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    What is a Fire Management Plan?

    Parks Canada is developing a plan to guide fire management in Banff, Kootenay and Yoho national parks. The plan directs both the prevention and control of fire to protect people, property and landscapes, and the use of fire for meeting ecosystem goals within these national parks for the next 10 years. Building on thirty years of fire management planning and experience, the new plan describes the policy, strategic direction, and field-level actions to achieve positive environmental and social outcomes.

    How does the Fire Management Plan support the Park Management Plan?

    Park management plans provide strategic direction for park management decisions. Fire management plans provide operational direction for the priorities outlined by park management plans. The fire management program, guided by the Fire Management Plan, delivers primarily on priorities for ecological integrity and public safety.

    Why is a fire management plan necessary?

    Until the late 20th century, protection from wildfire centered on fire suppression. As understanding of the negative impacts of fire suppression grew in the 1970s and 80s, Parks Canada’s approach to fire management evolved to focus on the use of prescribed fire and forest fuel reduction to decrease the risk of wildfire and improve park ecology.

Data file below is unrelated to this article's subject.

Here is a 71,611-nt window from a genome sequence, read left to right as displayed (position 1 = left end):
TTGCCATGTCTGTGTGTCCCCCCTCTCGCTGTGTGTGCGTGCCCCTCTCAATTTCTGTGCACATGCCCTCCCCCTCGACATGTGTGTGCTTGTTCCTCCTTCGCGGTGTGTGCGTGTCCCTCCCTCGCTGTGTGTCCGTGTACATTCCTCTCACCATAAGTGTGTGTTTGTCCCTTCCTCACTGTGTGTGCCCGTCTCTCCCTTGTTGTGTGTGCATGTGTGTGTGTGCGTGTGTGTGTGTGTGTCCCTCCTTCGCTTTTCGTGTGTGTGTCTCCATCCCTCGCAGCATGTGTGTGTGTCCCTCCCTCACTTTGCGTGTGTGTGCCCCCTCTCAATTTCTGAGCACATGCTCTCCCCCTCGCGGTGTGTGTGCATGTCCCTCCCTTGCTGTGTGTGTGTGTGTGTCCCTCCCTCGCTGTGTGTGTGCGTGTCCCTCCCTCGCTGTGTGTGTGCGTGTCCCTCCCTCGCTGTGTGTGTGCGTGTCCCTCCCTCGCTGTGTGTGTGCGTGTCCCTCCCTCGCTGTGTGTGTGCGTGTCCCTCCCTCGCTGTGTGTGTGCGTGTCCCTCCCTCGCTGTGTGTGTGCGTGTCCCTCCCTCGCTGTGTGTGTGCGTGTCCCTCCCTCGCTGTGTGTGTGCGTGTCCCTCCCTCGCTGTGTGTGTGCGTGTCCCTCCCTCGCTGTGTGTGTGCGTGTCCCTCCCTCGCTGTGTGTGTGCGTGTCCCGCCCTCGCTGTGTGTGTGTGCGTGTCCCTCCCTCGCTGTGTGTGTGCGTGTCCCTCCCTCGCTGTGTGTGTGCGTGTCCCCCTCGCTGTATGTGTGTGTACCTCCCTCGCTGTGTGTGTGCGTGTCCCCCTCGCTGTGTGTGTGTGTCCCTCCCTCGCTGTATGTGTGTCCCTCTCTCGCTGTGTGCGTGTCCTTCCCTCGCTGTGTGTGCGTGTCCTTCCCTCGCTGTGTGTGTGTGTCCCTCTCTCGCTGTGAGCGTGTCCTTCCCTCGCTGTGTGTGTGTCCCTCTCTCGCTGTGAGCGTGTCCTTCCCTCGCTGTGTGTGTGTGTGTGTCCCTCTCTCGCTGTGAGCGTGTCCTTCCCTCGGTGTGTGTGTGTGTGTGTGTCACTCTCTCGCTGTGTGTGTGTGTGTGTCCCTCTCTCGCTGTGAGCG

Why does this plan cover three national parks?

    Banff, Kootenay and Yoho national parks share boundaries, and have similar ecosystems, history, and challenges. Because of their proximity to each other, and the importance of taking a consistent approach to fire management, Parks Canada is including all three national parks in this fire management plan. 

    What are the key components of this plan?

    The plan incorporates the following five core elements: wildfire prevention; wildfire risk reduction; wildfire preparedness; wildfire management and response; and prescribed fire implementation.  The plan is not intended to provide specific information on each proposed prescribed fire or fuel management project. It is instead intended to highlight the current research, policy, strategic direction, annual planning and operational priorities that will guide work over the life of the plan.

    What is the lifespan of this plan?

    Parks Canada’s National Fire Management Directive states that all fire management plans must include a five year prescribed fire and fuel management schedule. Some sections in this plan go beyond that, and detail the prescribed fire and fuel management plans (completed and conceptual) for the next 5 to 10 years. 

    Why engage the public now?

    An integral part of any effective landscape-level plan is getting the input of Indigenous Peoples, key stakeholders and the general public. It is only through public involvement that Parks Canada can ensure that planning for the national parks reflects the perspectives and interests of the people they are held in trust for.

    How can I get more information or comment on the plan?

    Parks Canada is inviting comments on the draft Fire Management Plan from February 8 – April 30, 2019. For more details about the plan and the fire management program, please visit Comments can also be submitted to or by mail at:

    Integrated Land Use, Policy and Planning

    Room 301

    Box 900, Banff AB

    T1L 1K2

    What happens next?

    At the close of the public comment period, Parks Canada will carefully review and analyze all feedback received. Information gathered in the engagement process will be used to refine the plan prior to a final review and approval by the Superintendents.

    A summary of the public comments received will be posted on the three national parks’ websites.